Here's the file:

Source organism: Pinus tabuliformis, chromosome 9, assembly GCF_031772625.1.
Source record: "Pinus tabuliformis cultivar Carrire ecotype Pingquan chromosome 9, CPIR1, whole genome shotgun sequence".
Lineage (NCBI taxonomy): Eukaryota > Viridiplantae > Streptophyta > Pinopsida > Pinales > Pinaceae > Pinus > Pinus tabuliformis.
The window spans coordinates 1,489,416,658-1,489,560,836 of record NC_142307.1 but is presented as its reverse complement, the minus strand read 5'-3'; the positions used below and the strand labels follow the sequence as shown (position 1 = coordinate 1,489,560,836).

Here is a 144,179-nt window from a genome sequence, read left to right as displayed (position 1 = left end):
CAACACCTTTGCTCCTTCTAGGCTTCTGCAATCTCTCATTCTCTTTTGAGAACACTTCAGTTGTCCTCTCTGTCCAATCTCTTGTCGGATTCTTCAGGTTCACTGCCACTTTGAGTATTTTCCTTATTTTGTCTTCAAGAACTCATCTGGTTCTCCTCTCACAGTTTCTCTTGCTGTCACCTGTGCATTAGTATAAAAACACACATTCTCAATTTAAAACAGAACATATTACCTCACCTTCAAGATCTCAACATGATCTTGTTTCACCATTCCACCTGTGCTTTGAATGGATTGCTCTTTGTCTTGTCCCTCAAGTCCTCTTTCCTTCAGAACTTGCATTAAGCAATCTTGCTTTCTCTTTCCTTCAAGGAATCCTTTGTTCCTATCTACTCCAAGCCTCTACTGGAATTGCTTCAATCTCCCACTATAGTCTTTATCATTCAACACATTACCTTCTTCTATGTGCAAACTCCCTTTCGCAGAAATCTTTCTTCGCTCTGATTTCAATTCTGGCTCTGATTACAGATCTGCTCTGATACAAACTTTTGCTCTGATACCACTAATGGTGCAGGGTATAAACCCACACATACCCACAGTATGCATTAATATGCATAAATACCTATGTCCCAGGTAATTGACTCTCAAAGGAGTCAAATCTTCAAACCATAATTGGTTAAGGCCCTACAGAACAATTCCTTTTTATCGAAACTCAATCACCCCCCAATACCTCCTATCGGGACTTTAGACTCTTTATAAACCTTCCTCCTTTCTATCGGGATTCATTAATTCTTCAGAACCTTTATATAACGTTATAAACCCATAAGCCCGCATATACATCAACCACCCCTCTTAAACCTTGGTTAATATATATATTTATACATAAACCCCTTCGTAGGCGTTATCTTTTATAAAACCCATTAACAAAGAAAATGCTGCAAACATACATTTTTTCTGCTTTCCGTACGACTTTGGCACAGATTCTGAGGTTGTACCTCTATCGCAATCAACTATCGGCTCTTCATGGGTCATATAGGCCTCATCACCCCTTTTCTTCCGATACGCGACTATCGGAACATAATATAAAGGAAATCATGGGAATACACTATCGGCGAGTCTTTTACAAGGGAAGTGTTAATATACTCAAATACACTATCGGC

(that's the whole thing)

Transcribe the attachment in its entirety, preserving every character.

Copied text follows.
Source organism: Pinus tabuliformis, chromosome 9, assembly GCF_031772625.1.
Source record: "Pinus tabuliformis cultivar Carrire ecotype Pingquan chromosome 9, CPIR1, whole genome shotgun sequence".
Lineage (NCBI taxonomy): Eukaryota > Viridiplantae > Streptophyta > Pinopsida > Pinales > Pinaceae > Pinus > Pinus tabuliformis.
The window spans coordinates 1,489,416,658-1,489,560,836 of record NC_142307.1 but is presented as its reverse complement, the minus strand read 5'-3'; the positions used below and the strand labels follow the sequence as shown (position 1 = coordinate 1,489,560,836).

Here is a 144,179-nt window from a genome sequence, read left to right as displayed (position 1 = left end):
CAACACCTTTGCTCCTTCTAGGCTTCTGCAATCTCTCATTCTCTTTTGAGAACACTTCAGTTGTCCTCTCTGTCCAATCTCTTGTCGGATTCTTCAGGTTCACTGCCACTTTGAGTATTTTCCTTATTTTGTCTTCAAGAACTCATCTGGTTCTCCTCTCACAGTTTCTCTTGCTGTCACCTGTGCATTAGTATAAAAACACACATTCTCAATTTAAAACAGAACATATTACCTCACCTTCAAGATCTCAACATGATCTTGTTTCACCATTCCACCTGTGCTTTGAATGGATTGCTCTTTGTCTTGTCCCTCAAGTCCTCTTTCCTTCAGAACTTGCATTAAGCAATCTTGCTTTCTCTTTCCTTCAAGGAATCCTTTGTTCCTATCTACTCCAAGCCTCTACTGGAATTGCTTCAATCTCCCACTATAGTCTTTATCATTCAACACATTACCTTCTTCTATGTGCAAACTCCCTTTCGCAGAAATCTTTCTTCGCTCTGATTTCAATTCTGGCTCTGATTACAGATCTGCTCTGATACAAACTTTTGCTCTGATACCACTAATGGTGCAGGGTATAAACCCACACATACCCACAGTATGCATTAATATGCATAAATACCTATGTCCCAGGTAATTGACTCTCAAAGGAGTCAAATCTTCAAACCATAATTGGTTAAGGCCCTACAGAACAATTCCTTTTTATCGAAACTCAATCACCCCCCAATACCTCCTATCGGGACTTTAGACTCTTTATAAACCTTCCTCCTTTCTATCGGGATTCATTAATTCTTCAGAACCTTTATATAACGTTATAAACCCATAAGCCCGCATATACATCAACCACCCCTCTTAAACCTTGGTTAATATATATATTTATACATAAACCCCTTCGTAGGCGTTATCTTTTATAAAACCCATTAACAAAGAAAATGCTGCAAACATACATTTTTTCTGCTTTCCGTACGACTTTGGCACAGATTCTGAGGTTGTACCTCTATCGCAATCAACTATCGGCTCTTCATGGGTCATATAGGCCTCATCACCCCTTTTCTTCCGATACGCGACTATCGGAACATAATATAAAGGAAATCATGGGAATACACTATCGGCGAGTCTTTTACAAGGGAAGTGTTAATATACTCAAATACACTATCGGC